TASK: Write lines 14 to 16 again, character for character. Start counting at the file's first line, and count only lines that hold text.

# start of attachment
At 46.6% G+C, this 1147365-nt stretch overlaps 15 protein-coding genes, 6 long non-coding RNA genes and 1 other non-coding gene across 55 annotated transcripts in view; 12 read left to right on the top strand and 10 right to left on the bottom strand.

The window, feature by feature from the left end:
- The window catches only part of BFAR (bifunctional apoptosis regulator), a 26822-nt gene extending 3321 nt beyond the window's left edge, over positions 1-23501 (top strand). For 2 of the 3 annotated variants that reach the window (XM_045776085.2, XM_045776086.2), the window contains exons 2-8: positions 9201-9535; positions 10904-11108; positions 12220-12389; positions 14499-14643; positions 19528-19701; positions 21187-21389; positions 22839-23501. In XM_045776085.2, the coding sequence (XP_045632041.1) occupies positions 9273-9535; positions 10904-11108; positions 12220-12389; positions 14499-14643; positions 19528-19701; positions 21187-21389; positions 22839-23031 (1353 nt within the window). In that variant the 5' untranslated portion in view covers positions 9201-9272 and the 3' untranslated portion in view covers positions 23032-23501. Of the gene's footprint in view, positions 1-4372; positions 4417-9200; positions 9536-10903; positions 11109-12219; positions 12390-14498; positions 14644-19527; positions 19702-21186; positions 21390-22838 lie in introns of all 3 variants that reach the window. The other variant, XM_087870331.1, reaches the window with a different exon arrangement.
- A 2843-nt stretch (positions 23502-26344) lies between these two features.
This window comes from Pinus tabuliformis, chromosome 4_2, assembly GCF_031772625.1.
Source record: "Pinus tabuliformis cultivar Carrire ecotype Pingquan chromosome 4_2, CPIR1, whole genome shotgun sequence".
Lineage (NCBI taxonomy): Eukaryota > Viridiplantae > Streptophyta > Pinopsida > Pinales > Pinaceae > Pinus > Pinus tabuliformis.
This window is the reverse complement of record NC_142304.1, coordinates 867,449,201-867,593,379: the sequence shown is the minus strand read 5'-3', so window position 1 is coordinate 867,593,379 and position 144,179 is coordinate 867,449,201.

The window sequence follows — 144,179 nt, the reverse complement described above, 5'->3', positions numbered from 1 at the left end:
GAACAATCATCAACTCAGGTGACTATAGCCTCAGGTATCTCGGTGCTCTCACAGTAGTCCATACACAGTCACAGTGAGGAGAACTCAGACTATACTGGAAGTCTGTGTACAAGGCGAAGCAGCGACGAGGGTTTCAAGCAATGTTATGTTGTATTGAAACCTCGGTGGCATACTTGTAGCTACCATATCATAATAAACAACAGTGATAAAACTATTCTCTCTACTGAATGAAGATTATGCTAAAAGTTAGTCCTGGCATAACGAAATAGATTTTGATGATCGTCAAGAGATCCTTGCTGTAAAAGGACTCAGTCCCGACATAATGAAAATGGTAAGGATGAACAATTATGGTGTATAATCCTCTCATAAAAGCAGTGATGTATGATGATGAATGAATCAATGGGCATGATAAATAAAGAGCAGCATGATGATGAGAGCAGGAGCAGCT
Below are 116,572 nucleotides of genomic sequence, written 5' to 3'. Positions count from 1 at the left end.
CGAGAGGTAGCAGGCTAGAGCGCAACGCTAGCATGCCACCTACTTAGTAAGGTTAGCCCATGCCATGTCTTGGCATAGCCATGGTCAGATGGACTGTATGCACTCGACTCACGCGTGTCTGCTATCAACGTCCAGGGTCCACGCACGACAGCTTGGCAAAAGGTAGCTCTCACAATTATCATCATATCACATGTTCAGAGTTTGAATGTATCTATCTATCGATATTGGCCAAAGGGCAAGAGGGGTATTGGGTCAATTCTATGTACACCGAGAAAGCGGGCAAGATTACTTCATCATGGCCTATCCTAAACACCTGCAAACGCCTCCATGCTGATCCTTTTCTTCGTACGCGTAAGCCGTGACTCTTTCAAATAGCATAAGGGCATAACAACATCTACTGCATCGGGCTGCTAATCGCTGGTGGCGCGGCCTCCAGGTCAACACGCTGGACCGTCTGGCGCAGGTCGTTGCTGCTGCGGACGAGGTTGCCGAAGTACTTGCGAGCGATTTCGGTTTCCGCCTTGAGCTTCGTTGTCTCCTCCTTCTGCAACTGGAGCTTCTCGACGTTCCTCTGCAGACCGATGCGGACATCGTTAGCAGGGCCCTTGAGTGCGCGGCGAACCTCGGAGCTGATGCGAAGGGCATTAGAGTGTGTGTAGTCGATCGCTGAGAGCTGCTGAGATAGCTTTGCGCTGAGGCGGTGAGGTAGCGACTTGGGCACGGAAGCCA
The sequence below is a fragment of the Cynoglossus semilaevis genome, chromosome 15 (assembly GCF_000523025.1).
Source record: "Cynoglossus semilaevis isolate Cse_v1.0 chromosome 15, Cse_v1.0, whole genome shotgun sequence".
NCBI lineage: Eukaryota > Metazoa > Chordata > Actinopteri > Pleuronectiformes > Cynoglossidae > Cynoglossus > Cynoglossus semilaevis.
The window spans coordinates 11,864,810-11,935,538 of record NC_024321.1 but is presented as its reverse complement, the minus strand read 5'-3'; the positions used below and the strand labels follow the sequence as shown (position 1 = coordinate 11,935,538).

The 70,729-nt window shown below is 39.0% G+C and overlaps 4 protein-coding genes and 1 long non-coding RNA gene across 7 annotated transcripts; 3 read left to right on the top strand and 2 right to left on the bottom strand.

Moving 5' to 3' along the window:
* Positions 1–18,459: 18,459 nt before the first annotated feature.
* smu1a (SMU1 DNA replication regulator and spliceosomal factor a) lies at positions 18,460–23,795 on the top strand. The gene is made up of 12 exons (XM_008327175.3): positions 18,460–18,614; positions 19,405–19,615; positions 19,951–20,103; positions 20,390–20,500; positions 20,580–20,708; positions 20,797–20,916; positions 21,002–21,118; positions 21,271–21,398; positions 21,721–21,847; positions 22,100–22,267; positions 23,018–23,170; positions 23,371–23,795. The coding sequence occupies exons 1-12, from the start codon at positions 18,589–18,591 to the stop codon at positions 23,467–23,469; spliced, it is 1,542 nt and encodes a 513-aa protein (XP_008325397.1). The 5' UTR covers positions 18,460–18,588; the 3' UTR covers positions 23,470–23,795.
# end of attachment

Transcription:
Source record: "Cynoglossus semilaevis isolate Cse_v1.0 chromosome 15, Cse_v1.0, whole genome shotgun sequence".
NCBI lineage: Eukaryota > Metazoa > Chordata > Actinopteri > Pleuronectiformes > Cynoglossidae > Cynoglossus > Cynoglossus semilaevis.
The window spans coordinates 11,864,810-11,935,538 of record NC_024321.1 but is presented as its reverse complement, the minus strand read 5'-3'; the positions used below and the strand labels follow the sequence as shown (position 1 = coordinate 11,935,538).